Maybe you remember that former LAPD Sergeant Jim Parker was charged by the City Ethics Commission with violating LAMC 49.5.5(A) based on his release of an audio tape proving that charges of racial profiling by actress Daniele Watts were fabricated. Well, today administrative law judge Samuel Reyes issued a proposed decision in the matter, where “proposed” seems to mean that the Ethics Commission has the power to reject it if they want to. He found Parker not guilty of some of the charges, but, importantly for our purposes, guilty of violating LAMC 49.5.5(A):

Respondent1 was in possession of the audiotape by virtue of his position as an LAPD sergeant. Since he released the recording to TMZ in violation of LAMC section 49.5.3, the disclosure constitutes “misuse” under LAMC section 49.5.5, subdivision (A). Respondent released the audiotape to defend himself and LAPD against allegations of racial profiling. The release created a private advantage for Respondent, as it protected his reputation against allegations of racism.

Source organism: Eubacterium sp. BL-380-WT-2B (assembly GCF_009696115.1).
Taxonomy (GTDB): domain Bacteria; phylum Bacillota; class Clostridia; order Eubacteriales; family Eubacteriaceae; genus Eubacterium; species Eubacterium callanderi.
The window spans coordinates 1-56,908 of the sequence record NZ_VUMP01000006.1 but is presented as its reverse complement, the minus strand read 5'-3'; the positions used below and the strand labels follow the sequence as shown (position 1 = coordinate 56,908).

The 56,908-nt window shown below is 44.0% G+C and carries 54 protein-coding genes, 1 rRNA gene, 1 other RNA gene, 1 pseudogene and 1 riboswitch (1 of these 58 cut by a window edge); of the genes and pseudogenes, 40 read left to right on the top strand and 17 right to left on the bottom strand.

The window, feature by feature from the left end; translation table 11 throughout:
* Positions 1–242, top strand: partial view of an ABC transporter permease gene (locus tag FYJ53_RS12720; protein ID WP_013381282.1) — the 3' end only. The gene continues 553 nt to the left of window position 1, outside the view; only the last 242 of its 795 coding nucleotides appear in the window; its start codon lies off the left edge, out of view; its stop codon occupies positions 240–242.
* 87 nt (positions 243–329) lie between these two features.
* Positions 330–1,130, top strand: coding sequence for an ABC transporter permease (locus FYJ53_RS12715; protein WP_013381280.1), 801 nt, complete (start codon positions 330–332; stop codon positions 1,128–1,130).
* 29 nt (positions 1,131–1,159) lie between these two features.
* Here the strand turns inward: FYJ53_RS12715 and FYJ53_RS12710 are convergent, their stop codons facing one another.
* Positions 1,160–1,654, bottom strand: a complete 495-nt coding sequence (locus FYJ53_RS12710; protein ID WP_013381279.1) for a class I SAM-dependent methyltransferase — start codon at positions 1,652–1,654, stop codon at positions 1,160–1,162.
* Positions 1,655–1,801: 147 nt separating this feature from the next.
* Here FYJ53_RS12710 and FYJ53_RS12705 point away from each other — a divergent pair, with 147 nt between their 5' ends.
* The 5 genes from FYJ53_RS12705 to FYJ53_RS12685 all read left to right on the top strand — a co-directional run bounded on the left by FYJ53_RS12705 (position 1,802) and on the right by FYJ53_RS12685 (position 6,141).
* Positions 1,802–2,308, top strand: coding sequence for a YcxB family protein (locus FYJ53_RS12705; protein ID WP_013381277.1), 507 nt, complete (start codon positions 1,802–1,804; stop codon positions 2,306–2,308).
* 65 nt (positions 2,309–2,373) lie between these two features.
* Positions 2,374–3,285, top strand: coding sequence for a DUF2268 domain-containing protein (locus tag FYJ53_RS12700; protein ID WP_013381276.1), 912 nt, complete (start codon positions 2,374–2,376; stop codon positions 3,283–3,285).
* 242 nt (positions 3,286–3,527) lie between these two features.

And maybe you recall our LAMC 49.5.5(A) project, in which we are filing complaints against various City employees for what seem to us to be violations of this law, in an effort to, not only get them to stop their bad behavior, but to find ways for citizens to force City employees to do their duty by utilizing already-existing City agencies, laws, and processes rather than having to hire lawyers for everything. This is a good sign for our success, and there’s more detail on this after the break.
Continue reading Administrative Law Judge Samuel Reyes Finds That Jim Parker Violated LAMC 49.5.5(A) As Alleged By City Ethics Commission, Which Is A Good Sign For Our Ongoing Project